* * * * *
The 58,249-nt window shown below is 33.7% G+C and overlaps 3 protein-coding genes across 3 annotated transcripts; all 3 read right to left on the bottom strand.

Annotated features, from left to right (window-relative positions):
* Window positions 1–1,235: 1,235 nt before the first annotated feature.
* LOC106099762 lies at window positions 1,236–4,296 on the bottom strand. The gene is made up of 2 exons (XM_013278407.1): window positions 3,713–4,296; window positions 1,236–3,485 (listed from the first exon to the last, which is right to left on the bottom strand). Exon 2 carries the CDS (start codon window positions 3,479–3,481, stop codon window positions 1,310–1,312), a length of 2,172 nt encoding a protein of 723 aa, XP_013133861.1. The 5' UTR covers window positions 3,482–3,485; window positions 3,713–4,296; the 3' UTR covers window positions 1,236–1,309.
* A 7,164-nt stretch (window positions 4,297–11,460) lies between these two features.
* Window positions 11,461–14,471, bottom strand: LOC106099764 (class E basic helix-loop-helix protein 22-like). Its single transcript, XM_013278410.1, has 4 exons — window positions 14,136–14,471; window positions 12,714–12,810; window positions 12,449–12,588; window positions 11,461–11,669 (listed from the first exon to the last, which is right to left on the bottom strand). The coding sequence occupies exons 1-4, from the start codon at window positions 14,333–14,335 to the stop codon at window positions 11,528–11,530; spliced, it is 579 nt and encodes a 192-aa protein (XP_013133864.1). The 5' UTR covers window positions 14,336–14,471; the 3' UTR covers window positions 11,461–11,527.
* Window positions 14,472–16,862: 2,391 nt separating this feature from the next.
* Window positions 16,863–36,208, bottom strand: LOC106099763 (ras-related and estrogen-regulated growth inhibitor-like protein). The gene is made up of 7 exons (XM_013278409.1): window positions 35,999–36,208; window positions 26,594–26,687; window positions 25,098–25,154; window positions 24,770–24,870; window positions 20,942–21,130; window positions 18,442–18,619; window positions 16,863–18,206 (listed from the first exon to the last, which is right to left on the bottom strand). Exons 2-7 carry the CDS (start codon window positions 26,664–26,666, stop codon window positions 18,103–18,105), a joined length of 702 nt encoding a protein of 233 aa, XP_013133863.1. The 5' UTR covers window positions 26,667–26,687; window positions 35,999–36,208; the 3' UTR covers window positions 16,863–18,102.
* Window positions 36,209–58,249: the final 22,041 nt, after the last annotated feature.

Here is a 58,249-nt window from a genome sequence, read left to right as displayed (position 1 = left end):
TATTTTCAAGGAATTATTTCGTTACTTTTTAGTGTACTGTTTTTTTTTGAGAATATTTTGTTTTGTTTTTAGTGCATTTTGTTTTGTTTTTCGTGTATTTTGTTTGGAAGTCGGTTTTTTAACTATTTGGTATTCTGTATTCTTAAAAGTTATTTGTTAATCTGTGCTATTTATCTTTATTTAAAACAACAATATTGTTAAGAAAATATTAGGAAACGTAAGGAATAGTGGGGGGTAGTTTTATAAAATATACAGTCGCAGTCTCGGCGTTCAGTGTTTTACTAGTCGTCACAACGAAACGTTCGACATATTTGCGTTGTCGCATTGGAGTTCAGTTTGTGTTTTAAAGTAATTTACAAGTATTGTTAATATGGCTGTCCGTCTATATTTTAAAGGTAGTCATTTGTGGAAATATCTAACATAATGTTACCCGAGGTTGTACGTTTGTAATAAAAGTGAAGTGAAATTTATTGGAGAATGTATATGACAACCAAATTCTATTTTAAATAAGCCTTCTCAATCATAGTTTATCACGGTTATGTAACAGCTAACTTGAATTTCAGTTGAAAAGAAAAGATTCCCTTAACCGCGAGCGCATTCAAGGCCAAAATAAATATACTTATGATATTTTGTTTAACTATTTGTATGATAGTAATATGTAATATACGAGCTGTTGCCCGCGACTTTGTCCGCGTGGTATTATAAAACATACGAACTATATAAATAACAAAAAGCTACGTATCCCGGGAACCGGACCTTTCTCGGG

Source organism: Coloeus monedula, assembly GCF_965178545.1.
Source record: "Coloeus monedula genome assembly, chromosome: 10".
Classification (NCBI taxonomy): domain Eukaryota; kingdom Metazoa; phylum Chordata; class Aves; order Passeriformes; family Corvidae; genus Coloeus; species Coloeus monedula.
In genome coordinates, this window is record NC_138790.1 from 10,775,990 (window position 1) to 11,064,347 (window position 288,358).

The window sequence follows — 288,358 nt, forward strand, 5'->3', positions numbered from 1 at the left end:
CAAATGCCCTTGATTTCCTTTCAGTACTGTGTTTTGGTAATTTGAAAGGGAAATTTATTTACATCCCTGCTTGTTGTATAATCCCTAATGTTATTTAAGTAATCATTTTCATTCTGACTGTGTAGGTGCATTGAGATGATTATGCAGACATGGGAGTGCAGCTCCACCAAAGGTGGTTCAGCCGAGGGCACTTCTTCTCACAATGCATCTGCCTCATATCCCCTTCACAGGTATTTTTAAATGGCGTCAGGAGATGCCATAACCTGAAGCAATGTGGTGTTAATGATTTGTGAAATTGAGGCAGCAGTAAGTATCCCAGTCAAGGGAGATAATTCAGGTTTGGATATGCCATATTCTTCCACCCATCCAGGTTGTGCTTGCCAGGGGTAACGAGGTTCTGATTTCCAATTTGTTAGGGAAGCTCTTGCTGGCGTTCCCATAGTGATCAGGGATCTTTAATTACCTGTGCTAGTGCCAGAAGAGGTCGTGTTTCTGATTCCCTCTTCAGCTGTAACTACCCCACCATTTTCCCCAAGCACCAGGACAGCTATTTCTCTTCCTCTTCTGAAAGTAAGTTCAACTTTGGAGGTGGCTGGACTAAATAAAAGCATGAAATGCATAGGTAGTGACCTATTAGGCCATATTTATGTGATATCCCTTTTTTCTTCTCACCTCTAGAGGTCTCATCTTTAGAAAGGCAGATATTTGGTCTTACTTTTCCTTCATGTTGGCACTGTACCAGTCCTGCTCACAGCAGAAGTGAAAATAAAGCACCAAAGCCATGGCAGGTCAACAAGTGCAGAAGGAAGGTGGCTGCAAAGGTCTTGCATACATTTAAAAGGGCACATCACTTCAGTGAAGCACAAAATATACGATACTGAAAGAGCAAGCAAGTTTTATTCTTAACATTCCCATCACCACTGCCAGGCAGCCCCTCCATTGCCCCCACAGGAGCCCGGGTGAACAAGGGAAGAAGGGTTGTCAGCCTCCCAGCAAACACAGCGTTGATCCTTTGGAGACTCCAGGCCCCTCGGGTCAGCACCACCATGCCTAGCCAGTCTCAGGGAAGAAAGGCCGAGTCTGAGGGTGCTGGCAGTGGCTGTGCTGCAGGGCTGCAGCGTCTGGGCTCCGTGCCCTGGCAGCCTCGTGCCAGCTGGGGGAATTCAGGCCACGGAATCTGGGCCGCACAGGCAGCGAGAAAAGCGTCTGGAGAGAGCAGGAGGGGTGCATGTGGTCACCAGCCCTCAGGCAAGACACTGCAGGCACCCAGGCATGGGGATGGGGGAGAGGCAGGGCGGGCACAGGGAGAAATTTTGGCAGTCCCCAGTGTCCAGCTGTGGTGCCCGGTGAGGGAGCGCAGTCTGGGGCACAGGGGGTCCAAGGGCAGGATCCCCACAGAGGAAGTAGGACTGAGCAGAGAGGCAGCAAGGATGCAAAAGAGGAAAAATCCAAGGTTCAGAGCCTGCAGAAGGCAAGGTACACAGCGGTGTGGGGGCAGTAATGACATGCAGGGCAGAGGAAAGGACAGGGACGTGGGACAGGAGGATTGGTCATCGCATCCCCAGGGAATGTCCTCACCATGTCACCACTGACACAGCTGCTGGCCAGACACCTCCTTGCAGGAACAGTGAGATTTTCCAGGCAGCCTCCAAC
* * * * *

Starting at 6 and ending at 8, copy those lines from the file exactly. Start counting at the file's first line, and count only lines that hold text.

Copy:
* Window positions 11,461–14,471, bottom strand: LOC106099764 (class E basic helix-loop-helix protein 22-like). Its single transcript, XM_013278410.1, has 4 exons — window positions 14,136–14,471; window positions 12,714–12,810; window positions 12,449–12,588; window positions 11,461–11,669 (listed from the first exon to the last, which is right to left on the bottom strand). The coding sequence occupies exons 1-4, from the start codon at window positions 14,333–14,335 to the stop codon at window positions 11,528–11,530; spliced, it is 579 nt and encodes a 192-aa protein (XP_013133864.1). The 5' UTR covers window positions 14,336–14,471; the 3' UTR covers window positions 11,461–11,527.
* Window positions 14,472–16,862: 2,391 nt separating this feature from the next.
* Window positions 16,863–36,208, bottom strand: LOC106099763 (ras-related and estrogen-regulated growth inhibitor-like protein). The gene is made up of 7 exons (XM_013278409.1): window positions 35,999–36,208; window positions 26,594–26,687; window positions 25,098–25,154; window positions 24,770–24,870; window positions 20,942–21,130; window positions 18,442–18,619; window positions 16,863–18,206 (listed from the first exon to the last, which is right to left on the bottom strand). Exons 2-7 carry the CDS (start codon window positions 26,664–26,666, stop codon window positions 18,103–18,105), a joined length of 702 nt encoding a protein of 233 aa, XP_013133863.1. The 5' UTR covers window positions 26,667–26,687; window positions 35,999–36,208; the 3' UTR covers window positions 16,863–18,102.